I'm in bits 😂
If you don't know what you're talking about then don't try and be smart 😂😂
0
reply
artful_lounger
Badges: 20
Rep:
?
#9
Report 4 years ago
#9
(Original post by NickC96)
I'm in bits 😂
If you don't know what you're talking about then don't try and be smart 😂😂
Was there a point to this thread other than trying and failing to mock the people providing you answers when they aren't the ones you want?

A-level Chemistry isn't an arbitrary requirement for a Chemistry degree, they expect you to know the material before you begin on the course and there is little to no time to catch up, particularly given how lab intensive Chemistry is. On that note they also need the practical endorsement for A-level Chemistry to have been passed because it IS a fundamentally lab based science, moreso than any other STEM subject. You need to have the familiarity with the relevant areas of analytical chemistry - specifically knowledge of the relevant apparatus and core chemical procedures, before they let you into the Chemistry lab in the first week of the course.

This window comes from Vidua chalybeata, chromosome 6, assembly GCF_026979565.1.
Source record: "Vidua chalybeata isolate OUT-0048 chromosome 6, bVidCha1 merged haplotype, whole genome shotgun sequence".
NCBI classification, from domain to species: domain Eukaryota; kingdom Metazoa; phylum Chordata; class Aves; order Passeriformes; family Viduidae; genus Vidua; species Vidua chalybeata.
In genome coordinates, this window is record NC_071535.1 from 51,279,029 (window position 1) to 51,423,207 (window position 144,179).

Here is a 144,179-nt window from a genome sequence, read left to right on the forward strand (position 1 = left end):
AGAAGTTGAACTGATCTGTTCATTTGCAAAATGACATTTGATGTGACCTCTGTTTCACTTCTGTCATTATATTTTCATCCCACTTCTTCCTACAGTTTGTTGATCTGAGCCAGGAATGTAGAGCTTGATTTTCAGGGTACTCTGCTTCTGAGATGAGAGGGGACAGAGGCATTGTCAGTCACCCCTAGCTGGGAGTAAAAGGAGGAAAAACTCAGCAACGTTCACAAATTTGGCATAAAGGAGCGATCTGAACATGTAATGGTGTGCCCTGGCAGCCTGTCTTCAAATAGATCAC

The only one that doesn't know what they're talking about is you, but this has apparently escaped your notice.
0
reply
Klix88
Badges: 17
Rep:
?
#10
Report 4 years ago
#10
(Original post by NickC96)
is there any reason why I could not apply to do a Chemistry degree?
Without A Level Chemistry, you need to look for a 4 year undergrad degree with Foundation year.

Example:
https://www.dur.ac.uk/courses/info/?...018#admissions
1
reply
aware1